Men are believed to be the key factor in preventing violence against women and girls. — VNA/VNS Illustration Photo  

“My greatest wish now is peace. I expect my son to grow up, mature and then free himself,” she said.

This is one of the most common wishes of Vietnamese women who have experienced domestic violence.

According to the National Survey on Violence against Women in Vietnam released in July last year, almost two out of every three women, or nearly 63 per cent, experience one or more forms of violence, including physical, sexual, emotional, and economic violence, as well as control over their life by husbands. Nearly 32 per cent of women have experienced violence in the past 12 months.

The survey shows the complexity of violence against women and girls. Nine years since the first census, the proportion of the most common forms of violence perpetrated by husbands or partners against women in Vietnam, according to women in interviews, decreased only slightly. 

Married 18 years, 15 years living in hell

Born in a northern mountainous province, at 22 years old, T followed her husband, a long-distance driver, to live in Da Nang. After only three years of living together and having a son, her husband became cold and verbally abusive. Then she learned her husband had another wife and had fathered a child with her.

T was very disappointed and in great pain. She tried to be patient for the sake of their family. She tried to speak to her husband gently but to no avail leaving her forced to live with the estrangement and violence of her husband.

"He beat me with his hands, feet and all kinds of things. I tried not to let my children know that their mother was being beaten, but once I was beaten until my jaw broke and had to go to the hospital, my children knew everything," T choked when talking about her husband's violence.

"Knowing I was beaten, my son comforted me, told me to try to endure and said when he was older and finished school, he would have a job and take care of me," T. said.

T’s pain was eased when she received legal, psychological and financial support and assistance from the Da Nang City Women's Union.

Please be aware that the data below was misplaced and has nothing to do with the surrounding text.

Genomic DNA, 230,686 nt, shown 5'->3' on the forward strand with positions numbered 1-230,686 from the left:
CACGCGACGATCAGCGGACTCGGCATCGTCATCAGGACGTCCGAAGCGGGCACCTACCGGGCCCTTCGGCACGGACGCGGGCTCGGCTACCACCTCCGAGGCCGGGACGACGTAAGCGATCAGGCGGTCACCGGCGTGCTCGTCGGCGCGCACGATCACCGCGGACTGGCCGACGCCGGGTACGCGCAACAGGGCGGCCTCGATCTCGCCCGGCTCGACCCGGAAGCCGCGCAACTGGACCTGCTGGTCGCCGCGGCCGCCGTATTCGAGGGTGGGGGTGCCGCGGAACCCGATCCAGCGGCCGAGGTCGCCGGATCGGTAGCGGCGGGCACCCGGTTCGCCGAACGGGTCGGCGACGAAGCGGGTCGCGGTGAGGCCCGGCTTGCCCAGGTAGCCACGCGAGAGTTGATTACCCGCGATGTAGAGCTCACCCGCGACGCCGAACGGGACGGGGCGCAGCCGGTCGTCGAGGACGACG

Via clubs under a project to call for community prevention of violence against women and girls, husbands are encouraged to join clubs to help change awareness of protecting women and girls.

"I am very grateful to the Women's Union and the Men's Pioneers Club. During the COVID-19 pandemic, I received financial support from the union helping me get rid of negative thoughts, and boldly share with me the difficulties in life," T said. 

Men - the decisive factor to prevent gender violence

Khuat Thu Hong, director of the Institute for Social Development Studies, said: “Patriarchal ideology is deeply rooted in Vietnamese men's thinking as the main cause of domestic violence. Accordingly, a man who claims to be the head of the family has the right to educate and to discipline his wife and children.”

Hong said that to promote gender equality and effectively prevent violence against women and girls, in addition to advocacy activities from women, it is necessary to take action to change perceptions, making men an important part of every gender equality campaign and to preventing gender violence.

“Studies in the world have shown that costs will be paid if men do not change and retain patriarchal thinking in the family,” Hong said. 

Initial success

In a project on community education to prevent violence against women and girls in Da Nang by the United Nations Entity on Gender Equality and Women's Empowerment (UN Women), the Da Nang City Women's Union co-ordinated the second phase implementation from 2017 to 2020, with the sponsorship of the Australian government, which has continued the success of phase 1 (2014-2016).

In the project, organisations have lobbied the community to give them a deeper insight into women's empowerment to create a more balanced, equal relationship of power that requires respect and empowerment rights. This is seen as a commitment to prevent violence against women in the home as well as in society, said Elisa Fernandez Saenz, Country Representative of UN Women in Vietnam.

The project is implemented in 11 communes and wards in the city. The project's effectiveness is a comprehensive, staged and benefit-based approach to call for communities to change social stereotypes, promote gender equality and prevent violence against women and children.

Dang Van, 85, chairman of Hoa Cuong Bac Ward’s Men Pioneering Club in Hai Chau District, said: “The project is on the right track and at the heart of the issue. The formation of clubs has created community forums, helping club members discuss issues related to gender equality and violence against women. It increases men's awareness and skills in maintaining healthy relationships and resolving nonviolent conflicts.”  VNS 

More efforts needed to protect women, children

More efforts needed to protect women, children

Violence against women and children is never acceptable, stressed United Nations (UN) agencies, the Government of Vietnam and partners during a campaign launch on Thursday.

House in Quang Ninh provides shelter for victims of gender-based violence

House in Quang Ninh provides shelter for victims of gender-based violence

Nguyen Thi Nga (not her real name) got married when she was 21 years old.